The Don Canal was the result of early efforts to make the River Don in South Yorkshire navigable between Fishlake and Sheffield. In 1626 the Dutch engineer Cornelius Vermuyden had altered the mouth of the river, to improve drainage, and the new works included provision for navigation, but the scheme did not solve the problem of flooding, and the 'Dutch River' was cut in 1635 to link the new channel to Goole. The first Act of Parliament to improve navigation on the river was obtained in 1726, by a group of Cutlers (Cutlers Co) based in Sheffield, and the Corporation of Doncaster obtained an Act in the following year for improvements to the lower river. The Channel was cut and locks were built, and by 1751 the river was navigable to Tinsley.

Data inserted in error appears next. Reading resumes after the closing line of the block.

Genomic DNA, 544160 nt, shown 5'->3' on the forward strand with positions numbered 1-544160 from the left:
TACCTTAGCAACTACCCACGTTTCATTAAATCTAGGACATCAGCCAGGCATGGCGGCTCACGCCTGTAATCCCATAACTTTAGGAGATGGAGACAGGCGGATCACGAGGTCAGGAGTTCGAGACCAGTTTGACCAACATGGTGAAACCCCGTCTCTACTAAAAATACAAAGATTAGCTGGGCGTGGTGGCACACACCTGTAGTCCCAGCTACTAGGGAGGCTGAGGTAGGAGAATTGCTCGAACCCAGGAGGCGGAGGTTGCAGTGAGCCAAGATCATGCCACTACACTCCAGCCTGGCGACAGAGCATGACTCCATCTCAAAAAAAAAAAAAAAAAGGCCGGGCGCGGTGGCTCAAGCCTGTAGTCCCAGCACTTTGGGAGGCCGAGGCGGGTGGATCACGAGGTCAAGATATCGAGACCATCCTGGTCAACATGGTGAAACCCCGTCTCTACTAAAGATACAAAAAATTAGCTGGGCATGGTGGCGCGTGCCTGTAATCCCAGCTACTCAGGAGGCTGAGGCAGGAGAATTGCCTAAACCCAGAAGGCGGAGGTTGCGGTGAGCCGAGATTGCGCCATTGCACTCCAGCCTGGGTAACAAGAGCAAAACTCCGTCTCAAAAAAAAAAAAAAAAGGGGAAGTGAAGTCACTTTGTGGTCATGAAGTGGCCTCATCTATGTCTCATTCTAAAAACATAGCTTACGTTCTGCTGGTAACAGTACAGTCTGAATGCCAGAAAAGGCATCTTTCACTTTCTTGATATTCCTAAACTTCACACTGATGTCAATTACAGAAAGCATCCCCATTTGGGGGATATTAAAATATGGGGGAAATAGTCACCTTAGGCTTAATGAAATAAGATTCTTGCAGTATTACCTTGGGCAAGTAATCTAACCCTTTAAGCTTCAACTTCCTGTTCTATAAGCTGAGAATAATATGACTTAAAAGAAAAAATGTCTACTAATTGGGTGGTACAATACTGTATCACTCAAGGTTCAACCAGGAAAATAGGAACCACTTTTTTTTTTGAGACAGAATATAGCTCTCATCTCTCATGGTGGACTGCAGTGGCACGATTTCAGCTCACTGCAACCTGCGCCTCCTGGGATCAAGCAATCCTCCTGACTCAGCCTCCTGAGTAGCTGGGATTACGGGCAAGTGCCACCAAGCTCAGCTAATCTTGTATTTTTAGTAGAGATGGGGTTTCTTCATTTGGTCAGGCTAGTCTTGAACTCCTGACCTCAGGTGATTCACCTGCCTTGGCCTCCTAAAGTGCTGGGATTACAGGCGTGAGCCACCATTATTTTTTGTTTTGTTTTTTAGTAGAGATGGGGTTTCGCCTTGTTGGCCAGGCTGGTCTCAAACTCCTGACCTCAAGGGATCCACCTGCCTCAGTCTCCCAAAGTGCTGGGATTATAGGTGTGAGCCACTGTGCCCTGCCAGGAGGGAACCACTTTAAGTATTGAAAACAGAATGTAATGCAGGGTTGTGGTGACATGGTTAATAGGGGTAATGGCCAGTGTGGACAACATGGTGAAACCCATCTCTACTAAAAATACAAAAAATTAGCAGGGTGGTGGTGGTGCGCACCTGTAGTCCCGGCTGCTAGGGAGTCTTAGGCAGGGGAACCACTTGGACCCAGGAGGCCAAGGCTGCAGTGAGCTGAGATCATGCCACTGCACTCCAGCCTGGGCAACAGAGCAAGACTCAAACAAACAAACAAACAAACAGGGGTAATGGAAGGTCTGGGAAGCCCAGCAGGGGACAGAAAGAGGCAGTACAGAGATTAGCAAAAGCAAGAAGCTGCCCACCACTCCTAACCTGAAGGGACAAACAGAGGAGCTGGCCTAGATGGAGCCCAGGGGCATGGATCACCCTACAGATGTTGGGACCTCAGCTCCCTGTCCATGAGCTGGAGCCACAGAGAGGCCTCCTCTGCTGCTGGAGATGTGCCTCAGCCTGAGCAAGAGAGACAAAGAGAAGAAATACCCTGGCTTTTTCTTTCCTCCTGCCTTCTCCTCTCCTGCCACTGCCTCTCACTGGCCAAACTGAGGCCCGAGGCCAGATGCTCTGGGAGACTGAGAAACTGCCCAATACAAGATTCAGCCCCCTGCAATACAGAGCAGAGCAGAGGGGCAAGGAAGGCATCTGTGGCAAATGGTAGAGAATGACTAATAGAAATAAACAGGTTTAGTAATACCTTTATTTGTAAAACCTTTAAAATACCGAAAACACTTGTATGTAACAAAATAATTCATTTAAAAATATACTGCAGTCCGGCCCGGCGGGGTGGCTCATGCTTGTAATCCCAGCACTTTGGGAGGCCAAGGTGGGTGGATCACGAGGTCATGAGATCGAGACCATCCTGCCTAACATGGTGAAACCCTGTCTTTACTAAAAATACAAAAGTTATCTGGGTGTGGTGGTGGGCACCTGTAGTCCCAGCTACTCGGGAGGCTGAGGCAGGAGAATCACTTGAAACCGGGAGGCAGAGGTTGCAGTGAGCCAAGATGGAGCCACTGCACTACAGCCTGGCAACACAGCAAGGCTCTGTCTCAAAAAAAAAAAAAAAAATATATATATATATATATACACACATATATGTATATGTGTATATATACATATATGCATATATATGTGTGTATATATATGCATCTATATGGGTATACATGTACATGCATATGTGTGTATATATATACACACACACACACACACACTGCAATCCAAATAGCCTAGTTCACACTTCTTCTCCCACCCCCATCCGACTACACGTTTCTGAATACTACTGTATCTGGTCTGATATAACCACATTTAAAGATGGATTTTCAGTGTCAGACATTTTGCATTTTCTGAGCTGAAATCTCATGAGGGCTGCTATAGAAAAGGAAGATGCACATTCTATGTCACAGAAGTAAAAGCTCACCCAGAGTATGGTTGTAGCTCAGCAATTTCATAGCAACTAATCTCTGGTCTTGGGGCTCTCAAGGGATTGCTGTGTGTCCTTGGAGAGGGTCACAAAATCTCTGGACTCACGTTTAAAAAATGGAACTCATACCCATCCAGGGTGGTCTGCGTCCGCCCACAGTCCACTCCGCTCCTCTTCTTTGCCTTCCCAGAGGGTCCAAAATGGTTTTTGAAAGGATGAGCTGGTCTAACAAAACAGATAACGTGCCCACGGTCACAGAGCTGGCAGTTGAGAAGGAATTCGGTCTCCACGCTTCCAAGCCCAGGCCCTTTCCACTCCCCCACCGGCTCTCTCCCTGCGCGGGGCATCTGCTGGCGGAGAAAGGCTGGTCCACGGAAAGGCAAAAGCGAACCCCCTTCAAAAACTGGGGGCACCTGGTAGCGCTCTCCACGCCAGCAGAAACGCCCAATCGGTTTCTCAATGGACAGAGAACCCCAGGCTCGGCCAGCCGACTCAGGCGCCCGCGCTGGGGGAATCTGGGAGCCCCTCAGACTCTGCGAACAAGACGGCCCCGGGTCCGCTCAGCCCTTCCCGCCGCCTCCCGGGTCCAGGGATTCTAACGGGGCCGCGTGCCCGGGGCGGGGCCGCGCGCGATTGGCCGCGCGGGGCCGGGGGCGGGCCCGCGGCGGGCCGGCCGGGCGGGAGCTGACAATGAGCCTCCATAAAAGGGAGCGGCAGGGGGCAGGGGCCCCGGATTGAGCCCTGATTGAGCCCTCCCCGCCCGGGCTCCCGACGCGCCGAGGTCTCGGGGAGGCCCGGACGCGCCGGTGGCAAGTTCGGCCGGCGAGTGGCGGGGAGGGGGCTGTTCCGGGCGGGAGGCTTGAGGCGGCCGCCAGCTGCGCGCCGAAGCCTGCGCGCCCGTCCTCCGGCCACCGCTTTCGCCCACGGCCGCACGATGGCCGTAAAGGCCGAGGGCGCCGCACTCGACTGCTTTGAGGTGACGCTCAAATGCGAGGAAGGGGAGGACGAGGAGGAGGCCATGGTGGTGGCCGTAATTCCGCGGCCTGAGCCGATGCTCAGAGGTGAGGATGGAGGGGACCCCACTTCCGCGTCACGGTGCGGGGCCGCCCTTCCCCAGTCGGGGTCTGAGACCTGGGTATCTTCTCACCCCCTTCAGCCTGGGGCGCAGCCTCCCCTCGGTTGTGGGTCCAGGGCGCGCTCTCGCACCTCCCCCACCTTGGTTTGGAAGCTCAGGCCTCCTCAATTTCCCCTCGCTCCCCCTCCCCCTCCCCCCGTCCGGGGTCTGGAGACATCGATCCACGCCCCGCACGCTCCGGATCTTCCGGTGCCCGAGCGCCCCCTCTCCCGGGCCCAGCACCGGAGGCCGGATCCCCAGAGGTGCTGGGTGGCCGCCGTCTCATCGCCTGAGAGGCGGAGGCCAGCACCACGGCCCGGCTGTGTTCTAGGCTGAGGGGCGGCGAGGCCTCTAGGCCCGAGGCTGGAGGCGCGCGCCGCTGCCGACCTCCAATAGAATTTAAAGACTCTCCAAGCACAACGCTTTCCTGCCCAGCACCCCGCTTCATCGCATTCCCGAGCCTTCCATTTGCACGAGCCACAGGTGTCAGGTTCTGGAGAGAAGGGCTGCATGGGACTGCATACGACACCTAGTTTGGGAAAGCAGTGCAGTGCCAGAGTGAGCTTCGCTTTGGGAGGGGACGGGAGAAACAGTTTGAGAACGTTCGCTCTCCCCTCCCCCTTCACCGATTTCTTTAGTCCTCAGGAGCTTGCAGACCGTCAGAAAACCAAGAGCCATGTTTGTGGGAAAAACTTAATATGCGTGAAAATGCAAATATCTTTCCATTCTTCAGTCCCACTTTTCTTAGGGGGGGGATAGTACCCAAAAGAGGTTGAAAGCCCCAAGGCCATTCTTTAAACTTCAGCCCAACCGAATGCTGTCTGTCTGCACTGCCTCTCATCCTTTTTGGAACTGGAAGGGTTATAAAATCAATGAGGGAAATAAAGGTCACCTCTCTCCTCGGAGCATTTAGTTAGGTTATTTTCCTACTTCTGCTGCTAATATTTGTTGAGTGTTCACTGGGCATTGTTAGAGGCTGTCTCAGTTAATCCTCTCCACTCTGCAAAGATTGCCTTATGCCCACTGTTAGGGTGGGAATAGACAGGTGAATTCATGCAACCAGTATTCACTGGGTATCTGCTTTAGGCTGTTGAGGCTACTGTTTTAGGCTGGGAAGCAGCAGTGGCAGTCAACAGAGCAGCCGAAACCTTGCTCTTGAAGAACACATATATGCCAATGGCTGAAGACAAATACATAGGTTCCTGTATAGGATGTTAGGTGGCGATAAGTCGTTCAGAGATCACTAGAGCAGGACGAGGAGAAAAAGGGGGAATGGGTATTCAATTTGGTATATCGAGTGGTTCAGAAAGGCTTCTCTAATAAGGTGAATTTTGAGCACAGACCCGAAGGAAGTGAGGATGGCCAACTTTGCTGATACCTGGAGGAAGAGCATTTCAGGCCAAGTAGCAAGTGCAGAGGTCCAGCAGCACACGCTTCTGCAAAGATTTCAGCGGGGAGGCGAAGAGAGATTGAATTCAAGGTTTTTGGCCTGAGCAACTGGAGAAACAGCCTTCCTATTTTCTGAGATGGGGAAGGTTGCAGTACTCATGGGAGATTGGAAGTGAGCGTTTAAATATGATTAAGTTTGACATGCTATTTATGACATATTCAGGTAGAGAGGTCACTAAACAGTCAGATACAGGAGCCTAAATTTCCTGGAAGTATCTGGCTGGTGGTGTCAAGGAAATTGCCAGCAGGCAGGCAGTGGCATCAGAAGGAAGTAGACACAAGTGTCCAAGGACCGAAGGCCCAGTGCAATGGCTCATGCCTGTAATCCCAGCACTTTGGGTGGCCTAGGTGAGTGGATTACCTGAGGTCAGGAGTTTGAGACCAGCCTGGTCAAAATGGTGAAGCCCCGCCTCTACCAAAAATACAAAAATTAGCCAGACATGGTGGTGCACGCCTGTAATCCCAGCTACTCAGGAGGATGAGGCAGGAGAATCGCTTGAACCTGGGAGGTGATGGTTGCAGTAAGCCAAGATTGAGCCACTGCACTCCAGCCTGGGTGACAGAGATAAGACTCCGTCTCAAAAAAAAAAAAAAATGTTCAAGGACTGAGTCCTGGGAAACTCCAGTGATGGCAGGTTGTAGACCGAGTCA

The network was expanded by the opening of the Stainforth and Keadby Canal in 1802, linking to the River Trent, the Dearne and Dove Canal in 1804 linking to Barnsley, and the Sheffield Canal in 1819. 
The canals were bought by railway companies until the Sheffield and South Yorkshire Navigation Company was created in 1889, and eventually bought back the canals and the Don Navigation in 1895. Plans for expansion were hampered by a lack of capital. One success was the opening of the New Junction Canal in 1905, jointly funded with the Aire and Calder Navigation.